Members in the Media
From: The Atlantic

The Point of the Cruelty

When a reporter asked Richard Daley, then the mayor of Chicago, whether his gun-control policies were effective, Daley pointed to a rifle and shouted, “If I put this up your butt, you’ll find out how effective this is!” Rahm Emanuel, a political operative who would also go on to become mayor of Chicago, mailed a dead fish to a pollster who had delivered results late. Tony Banks, a member of the U.K. Parliament, once publicly said that another member was “living proof that a pig’s bladder on a stick can be elected to Parliament.”

In many workplaces, those sorts of comments and actions could cost people their jobs. But in politics, rude behavior is often described as a sign that a politician is “tough,” “no-nonsense,” or “effective.” Senator Amy Klobuchar of Minnesota, who once reportedly threw a binder and hit a staffer with it, has argued that politicians need to be rough to deal with other politicians. “When you’re out there on the world stage and dealing with people like Vladimir Putin, yeah, you want someone who’s tough,” she said in a cable-news interview. Former President Donald Trump was famous, of course, for his cruelty—making fun of a reporter’s disability, bragging about assaulting women. This approach, The Atlantic’s Adam Serwer argued in 2018, helped Trump politically. Trump’s “only real, authentic pleasure is in cruelty,” he wrote, and “it is that cruelty, and the delight it brings them, that binds his most ardent supporters to him.”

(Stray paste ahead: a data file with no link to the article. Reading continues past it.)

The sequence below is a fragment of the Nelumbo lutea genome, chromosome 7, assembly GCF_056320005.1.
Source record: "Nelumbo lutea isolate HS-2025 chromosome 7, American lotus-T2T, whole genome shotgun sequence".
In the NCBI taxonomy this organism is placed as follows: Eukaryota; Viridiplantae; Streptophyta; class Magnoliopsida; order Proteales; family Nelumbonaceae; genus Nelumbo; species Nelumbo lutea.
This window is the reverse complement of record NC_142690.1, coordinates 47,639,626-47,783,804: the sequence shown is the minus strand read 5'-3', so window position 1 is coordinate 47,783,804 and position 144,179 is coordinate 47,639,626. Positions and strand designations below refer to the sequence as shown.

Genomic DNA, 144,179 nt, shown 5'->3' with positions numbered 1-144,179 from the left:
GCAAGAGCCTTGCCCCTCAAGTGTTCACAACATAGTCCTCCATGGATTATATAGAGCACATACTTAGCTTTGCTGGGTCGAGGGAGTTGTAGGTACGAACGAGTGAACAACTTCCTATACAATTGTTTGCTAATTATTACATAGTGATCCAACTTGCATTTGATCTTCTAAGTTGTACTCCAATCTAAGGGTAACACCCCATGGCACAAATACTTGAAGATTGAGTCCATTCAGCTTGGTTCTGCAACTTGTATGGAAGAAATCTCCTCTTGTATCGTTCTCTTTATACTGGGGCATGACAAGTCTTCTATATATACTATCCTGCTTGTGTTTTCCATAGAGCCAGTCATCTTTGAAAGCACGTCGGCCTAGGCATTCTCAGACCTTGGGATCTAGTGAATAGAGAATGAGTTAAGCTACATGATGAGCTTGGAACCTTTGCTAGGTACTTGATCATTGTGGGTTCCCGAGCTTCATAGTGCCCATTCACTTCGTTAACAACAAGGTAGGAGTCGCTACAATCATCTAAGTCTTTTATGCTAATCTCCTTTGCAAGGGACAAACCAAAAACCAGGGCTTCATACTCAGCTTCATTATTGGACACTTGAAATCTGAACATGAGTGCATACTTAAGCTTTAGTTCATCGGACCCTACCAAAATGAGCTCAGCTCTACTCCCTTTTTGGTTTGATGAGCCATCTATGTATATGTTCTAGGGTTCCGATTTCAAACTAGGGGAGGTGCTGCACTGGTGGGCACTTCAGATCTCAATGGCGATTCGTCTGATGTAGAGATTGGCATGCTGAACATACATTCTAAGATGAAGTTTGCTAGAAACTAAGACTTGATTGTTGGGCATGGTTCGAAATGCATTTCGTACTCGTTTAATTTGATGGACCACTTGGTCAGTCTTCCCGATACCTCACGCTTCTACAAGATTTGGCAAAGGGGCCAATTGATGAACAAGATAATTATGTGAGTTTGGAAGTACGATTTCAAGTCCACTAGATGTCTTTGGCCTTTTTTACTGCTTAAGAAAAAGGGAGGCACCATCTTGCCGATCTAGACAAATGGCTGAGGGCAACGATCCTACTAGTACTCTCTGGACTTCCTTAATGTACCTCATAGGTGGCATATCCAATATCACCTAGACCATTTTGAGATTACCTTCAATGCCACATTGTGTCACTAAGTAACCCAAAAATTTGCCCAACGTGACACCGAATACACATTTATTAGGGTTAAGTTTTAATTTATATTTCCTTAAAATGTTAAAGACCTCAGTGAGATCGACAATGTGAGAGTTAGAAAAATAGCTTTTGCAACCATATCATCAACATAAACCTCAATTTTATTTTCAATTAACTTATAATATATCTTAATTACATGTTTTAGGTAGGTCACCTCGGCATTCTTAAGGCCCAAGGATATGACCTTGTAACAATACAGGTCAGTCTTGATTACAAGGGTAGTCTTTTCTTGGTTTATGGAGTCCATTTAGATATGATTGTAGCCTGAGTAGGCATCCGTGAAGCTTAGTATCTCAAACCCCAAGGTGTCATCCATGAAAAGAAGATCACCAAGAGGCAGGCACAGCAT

Electoral politics is about popularity. So why does cruelty seem to be popular? I took a look at some research on the topic, and found that academics have a few basic theories. The first might seem obvious: Jerks—people who consciously and intentionally violate norms and rules—may succeed in politics simply because they want power so much. Jerks seek out high-status positions, Deniz Ones, a psychologist at the University of Minnesota, told me. “That exact profile is the one we find among managers,” Ones said. “They’re the types who want to boss others around.”

Read the whole story: The Atlantic

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